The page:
In today’s incendiary social and political climate, where so-called hate preachers are arrested and speakers who incite hatred are roundly condemned, there would be universal outrage if anyone addressed a public meeting and declared, “Hitler didn’t want to exterminate the Jews…”
Cries of “anti-Semitism” and “Holocaust denier” would ring around the hall and rightly so. This, though, is exactly what happened in Jerusalem on Tuesday night when Israel’s Prime Minister Benjamin Netanyahu addressed the 37th Zionist Congress. I’m not sure if anyone in the audience walked out and, as far as I can ascertain, no one shouted in protest, but the content of his speech did leave many feeling uncomfortable with its clear distortion of history.
Of course, Netanyahu rarely attacks anyone unless he has Palestine in the crosshairs and his remarks were designed to blame a Palestinian for planting the seed of the Holocaust in Hitler’s mind. Basically, he said that it was the Mufti of Jerusalem, Haj Amin Al-Husseini, who persuaded Hitler to carry out his vile extermination programme. History, however, tells us that Heinrich Himmler and the Nazi government started work on the “Final Solution” in June 1941, six months before the mufti even met Hitler.
For many, Netanyahu’s claim was a step too far. Zionist Union chair Isaac Herzog took to social media and said so. The prime minister, he insisted, had used “factual errors” in his speech.
“Even the son of a historian needs to get history right,” wrote Herzog on Facebook. “Yesterday, Netanyahu told the Zionist Congress that the Nazis didn’t want to exterminate the Jews, but instead were seeking to expel them, and that it was the mufti, Haj Amin al-Husseini, who gave the tyrant Hitler the idea [to commit genocide].” Netanyahu’s speech, added Herzog, contained passages that were a “dangerous distortion” of history. “I demand that Netanyahu correct this immediately since he is trivialising the Holocaust.”
Some believe that by attempting to minimise the Nazis’ role in the Holocaust, the Israeli leader has scored an own goal and fuelled the arguments made by despicable Holocaust deniers. Zionists across the political spectrum were shocked. According to Zevaha Galon of Israel’s left-wing Meretz Party, Netanyahu’s remarks exposed “the depths to which this man has sunk.”
“This wasn’t a speech by [the late Austrian leader of the far-right Freedom Party] Jorg Haider,” Galon wrote. “This wasn’t a snippet of Palestinian Authority Mahmoud Abbas’s doctoral thesis. This was an actual quote by the prime minister of the State of Israel, Benjamin Netanyahu, before the World Zionist Congress. It has to be seen to be believed.” She went to suggest that the corpses of the 33,771 Jews murdered in Babi Yar in September 1941, two months before the mufti and Hitler met, should be exhumed. “We can then bring them up to speed on the fact that the Nazis had no intention of destroying them.”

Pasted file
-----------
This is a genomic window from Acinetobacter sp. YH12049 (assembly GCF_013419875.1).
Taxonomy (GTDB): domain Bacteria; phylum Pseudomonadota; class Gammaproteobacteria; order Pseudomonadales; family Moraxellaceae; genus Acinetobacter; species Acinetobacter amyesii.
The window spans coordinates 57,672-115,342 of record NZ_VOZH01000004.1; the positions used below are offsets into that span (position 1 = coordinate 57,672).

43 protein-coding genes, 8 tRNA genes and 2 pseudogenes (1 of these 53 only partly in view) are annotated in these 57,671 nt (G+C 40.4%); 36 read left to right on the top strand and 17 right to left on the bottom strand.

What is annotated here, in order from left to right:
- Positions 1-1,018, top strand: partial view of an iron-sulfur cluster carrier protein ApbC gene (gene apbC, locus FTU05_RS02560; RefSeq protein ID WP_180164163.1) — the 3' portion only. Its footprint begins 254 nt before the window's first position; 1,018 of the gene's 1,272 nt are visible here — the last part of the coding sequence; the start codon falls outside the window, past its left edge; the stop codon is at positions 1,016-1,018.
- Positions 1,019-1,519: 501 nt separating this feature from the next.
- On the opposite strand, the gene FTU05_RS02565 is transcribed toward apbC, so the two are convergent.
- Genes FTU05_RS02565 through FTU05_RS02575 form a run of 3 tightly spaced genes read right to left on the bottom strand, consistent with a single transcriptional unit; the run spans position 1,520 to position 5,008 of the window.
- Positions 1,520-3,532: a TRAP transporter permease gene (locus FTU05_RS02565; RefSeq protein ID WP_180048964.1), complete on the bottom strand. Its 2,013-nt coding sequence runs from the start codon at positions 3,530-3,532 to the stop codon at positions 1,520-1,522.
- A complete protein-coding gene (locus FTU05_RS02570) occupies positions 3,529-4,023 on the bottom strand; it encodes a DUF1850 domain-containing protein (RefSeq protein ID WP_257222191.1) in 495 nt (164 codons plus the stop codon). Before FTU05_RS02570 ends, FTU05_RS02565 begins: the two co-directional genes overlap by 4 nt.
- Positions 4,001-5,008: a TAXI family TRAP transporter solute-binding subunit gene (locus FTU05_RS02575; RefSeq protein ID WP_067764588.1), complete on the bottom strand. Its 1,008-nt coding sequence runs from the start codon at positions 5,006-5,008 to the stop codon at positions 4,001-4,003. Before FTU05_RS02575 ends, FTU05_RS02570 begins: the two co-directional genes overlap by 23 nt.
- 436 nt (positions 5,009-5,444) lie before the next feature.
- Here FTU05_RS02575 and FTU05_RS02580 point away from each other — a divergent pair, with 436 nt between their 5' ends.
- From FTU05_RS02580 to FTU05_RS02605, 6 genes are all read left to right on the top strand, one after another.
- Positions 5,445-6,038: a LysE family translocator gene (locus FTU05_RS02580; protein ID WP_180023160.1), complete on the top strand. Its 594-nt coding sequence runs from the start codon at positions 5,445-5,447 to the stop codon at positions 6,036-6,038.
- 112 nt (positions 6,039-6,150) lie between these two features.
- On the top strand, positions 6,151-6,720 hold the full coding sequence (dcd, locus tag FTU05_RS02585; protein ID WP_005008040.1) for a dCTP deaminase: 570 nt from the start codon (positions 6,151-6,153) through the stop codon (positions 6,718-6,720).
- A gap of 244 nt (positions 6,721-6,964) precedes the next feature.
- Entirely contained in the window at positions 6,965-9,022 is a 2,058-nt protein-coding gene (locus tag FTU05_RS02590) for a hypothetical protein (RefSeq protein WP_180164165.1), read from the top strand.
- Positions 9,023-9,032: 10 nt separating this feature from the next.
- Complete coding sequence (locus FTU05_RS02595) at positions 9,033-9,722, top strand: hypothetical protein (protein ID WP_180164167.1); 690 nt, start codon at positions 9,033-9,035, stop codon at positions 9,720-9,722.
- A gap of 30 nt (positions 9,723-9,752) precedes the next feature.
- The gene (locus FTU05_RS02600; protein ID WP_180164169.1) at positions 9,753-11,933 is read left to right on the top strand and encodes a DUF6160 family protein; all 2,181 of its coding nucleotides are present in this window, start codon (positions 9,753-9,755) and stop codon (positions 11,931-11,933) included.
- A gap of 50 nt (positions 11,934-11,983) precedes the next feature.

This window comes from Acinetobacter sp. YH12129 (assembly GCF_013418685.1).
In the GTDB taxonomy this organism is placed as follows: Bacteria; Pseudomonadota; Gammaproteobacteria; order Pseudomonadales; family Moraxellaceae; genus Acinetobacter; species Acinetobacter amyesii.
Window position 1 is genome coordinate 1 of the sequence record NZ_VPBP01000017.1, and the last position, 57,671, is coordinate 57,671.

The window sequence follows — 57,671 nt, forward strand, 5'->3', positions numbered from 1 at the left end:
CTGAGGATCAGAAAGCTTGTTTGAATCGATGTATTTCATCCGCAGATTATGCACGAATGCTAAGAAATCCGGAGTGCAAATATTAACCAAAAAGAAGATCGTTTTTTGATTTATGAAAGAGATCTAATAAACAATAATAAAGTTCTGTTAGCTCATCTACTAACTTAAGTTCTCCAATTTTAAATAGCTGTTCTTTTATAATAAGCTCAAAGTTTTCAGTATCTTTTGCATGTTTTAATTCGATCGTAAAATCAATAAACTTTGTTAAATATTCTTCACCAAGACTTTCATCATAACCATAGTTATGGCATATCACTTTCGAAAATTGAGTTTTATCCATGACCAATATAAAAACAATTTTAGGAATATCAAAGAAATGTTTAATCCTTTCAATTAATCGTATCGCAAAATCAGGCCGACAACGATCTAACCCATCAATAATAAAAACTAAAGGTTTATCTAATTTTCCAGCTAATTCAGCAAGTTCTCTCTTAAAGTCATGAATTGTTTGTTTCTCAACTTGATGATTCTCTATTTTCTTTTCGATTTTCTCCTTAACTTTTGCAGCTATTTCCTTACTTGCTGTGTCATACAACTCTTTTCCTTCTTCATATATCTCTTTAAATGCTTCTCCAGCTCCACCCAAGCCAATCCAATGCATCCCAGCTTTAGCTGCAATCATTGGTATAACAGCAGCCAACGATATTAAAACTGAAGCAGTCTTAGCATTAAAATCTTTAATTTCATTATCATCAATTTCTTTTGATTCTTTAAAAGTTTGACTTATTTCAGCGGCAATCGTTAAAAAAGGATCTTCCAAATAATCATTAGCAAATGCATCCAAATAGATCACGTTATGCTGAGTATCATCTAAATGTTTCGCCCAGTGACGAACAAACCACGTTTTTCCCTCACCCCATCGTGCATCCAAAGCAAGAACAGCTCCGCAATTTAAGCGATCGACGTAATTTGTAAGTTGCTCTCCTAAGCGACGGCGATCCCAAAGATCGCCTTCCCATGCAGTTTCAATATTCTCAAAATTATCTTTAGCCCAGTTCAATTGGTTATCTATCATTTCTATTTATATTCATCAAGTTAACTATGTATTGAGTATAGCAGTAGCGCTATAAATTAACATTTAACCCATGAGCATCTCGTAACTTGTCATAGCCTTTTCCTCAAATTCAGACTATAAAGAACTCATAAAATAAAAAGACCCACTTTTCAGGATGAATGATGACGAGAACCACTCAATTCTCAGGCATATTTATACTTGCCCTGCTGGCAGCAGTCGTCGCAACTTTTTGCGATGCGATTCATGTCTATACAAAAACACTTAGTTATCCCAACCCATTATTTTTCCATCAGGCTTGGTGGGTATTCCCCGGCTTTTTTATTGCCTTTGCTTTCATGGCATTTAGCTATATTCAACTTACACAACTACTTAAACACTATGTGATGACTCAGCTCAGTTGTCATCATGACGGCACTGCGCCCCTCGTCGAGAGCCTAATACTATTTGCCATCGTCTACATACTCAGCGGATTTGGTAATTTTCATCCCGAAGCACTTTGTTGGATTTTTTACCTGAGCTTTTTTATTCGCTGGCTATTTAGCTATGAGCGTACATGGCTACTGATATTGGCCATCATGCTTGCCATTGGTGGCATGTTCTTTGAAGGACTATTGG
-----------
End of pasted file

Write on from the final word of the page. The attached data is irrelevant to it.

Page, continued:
Observers say that Netanyahu addressed the congress with the intention of blaming the Jerusalem mufti for persuading Hitler not to expel Europe’s Jews as they would flood into Palestine, which was under British Mandatory rule at the time. The demonisation of the mufti’s role was an attempt by the Israeli leader to further demonise the Palestinians in order to justify the disproportionate use of violence meted out against them by the Israeli army and settlers in the occupied West Bank.
Shortly before the now infamous speech by the Israeli prime minister, UN Secretary General Ban Ki-moon flew to the Middle East on an unscheduled visit in an attempt to bring an end to the deadly spiral of violence. Mr Ban said that his visit “reflects the sense of global alarm” over a dangerous escalation in violence between Israelis and Palestinians. He told a news conference that he was there to support all efforts to “prevent the situation from spinning out of control.”
The UN chief has yet to comment on the content of Netanyahu’s speech, despite the fact that the prime minister not only attracted the derision of his critics but also the condemnation of the Zionists who gathered to hear it.
Benjamin Netanyahu’s attempt to rewrite history further diminishes his credibility as someone who can be taken seriously on the world stage. He will discover, as many right-wing, neo-fascists have, that trying to minimise Hitler’s role in the Holocaust is never a good idea. Especially not while speaking to the World Zionist Congress. And especially not in Israel.
The views expressed in this article belong to the author and do not necessarily reflect the editorial policy of Middle East Monitor.